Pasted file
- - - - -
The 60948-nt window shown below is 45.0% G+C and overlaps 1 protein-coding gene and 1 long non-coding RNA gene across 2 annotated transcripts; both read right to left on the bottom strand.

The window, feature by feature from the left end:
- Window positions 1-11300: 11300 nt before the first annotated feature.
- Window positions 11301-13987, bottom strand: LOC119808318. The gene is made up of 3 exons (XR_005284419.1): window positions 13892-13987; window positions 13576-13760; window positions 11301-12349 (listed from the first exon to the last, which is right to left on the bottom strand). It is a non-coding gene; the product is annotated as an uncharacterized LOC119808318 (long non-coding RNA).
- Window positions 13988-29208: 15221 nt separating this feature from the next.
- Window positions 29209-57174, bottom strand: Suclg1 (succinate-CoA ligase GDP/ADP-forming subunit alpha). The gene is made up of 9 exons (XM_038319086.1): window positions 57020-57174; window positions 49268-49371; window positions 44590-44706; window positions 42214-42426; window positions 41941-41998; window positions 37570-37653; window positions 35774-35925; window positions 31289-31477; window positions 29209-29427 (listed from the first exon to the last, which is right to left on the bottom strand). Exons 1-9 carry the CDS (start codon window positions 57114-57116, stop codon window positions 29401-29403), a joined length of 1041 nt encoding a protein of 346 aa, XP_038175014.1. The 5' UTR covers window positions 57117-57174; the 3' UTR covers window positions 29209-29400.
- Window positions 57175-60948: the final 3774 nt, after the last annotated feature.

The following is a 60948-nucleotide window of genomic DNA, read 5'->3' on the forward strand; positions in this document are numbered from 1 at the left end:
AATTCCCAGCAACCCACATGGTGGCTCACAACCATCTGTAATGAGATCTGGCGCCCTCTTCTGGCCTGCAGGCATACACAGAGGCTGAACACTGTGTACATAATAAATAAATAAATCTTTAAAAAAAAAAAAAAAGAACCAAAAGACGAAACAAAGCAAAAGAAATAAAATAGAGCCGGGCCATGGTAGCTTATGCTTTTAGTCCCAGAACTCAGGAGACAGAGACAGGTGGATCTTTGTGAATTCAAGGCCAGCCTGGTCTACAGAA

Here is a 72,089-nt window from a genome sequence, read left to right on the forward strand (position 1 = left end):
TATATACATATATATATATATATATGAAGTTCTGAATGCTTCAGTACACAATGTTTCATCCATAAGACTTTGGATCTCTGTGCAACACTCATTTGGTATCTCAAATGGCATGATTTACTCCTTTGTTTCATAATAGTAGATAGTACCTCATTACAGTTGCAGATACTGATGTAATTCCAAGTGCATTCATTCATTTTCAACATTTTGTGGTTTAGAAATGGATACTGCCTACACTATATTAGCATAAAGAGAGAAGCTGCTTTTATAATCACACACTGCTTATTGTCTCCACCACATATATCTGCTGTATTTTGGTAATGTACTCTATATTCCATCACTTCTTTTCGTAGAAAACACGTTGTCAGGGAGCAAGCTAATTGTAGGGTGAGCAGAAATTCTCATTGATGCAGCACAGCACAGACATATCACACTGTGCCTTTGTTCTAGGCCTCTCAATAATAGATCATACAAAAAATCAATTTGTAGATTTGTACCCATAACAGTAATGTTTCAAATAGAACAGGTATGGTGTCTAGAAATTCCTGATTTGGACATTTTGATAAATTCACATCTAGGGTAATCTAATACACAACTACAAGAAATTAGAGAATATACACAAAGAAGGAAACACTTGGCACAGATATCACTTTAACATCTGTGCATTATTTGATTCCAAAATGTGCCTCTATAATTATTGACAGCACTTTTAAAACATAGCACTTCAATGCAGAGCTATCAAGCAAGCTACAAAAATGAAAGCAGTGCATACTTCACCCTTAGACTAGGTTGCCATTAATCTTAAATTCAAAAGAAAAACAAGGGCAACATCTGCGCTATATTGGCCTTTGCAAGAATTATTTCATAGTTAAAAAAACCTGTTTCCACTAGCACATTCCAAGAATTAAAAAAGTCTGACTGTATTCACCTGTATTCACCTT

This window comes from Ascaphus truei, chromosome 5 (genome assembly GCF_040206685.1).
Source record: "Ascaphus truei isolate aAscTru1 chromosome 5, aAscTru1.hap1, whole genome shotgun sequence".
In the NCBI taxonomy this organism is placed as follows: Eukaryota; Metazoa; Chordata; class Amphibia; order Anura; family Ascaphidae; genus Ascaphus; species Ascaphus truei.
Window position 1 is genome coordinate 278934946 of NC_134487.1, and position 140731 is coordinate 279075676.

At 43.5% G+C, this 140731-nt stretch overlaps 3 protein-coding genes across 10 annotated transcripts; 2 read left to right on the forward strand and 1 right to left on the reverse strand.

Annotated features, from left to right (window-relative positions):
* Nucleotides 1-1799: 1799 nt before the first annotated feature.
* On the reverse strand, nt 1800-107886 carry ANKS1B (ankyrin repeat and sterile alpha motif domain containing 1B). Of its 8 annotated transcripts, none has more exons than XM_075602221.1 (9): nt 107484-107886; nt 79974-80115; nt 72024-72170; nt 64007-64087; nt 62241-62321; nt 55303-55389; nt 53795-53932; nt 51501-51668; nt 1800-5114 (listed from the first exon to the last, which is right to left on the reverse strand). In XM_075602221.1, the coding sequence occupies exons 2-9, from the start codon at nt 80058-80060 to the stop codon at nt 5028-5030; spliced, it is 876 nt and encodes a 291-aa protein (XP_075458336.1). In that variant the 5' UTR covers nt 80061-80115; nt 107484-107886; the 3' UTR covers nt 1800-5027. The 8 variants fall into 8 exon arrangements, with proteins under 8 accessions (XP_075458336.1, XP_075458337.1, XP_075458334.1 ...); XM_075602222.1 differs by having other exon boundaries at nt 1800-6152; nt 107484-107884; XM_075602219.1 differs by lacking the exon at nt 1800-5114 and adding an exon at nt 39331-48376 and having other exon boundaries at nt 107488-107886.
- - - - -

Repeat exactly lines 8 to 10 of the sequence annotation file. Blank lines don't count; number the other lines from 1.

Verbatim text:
The following is a 60948-nucleotide window of genomic DNA, read 5'->3' on the forward strand; positions in this document are numbered from 1 at the left end:
AATTCCCAGCAACCCACATGGTGGCTCACAACCATCTGTAATGAGATCTGGCGCCCTCTTCTGGCCTGCAGGCATACACAGAGGCTGAACACTGTGTACATAATAAATAAATAAATCTTTAAAAAAAAAAAAAAAGAACCAAAAGACGAAACAAAGCAAAAGAAATAAAATAGAGCCGGGCCATGGTAGCTTATGCTTTTAGTCCCAGAACTCAGGAGACAGAGACAGGTGGATCTTTGTGAATTCAAGGCCAGCCTGGTCTACAGAA

Here is a 72,089-nt window from a genome sequence, read left to right on the forward strand (position 1 = left end):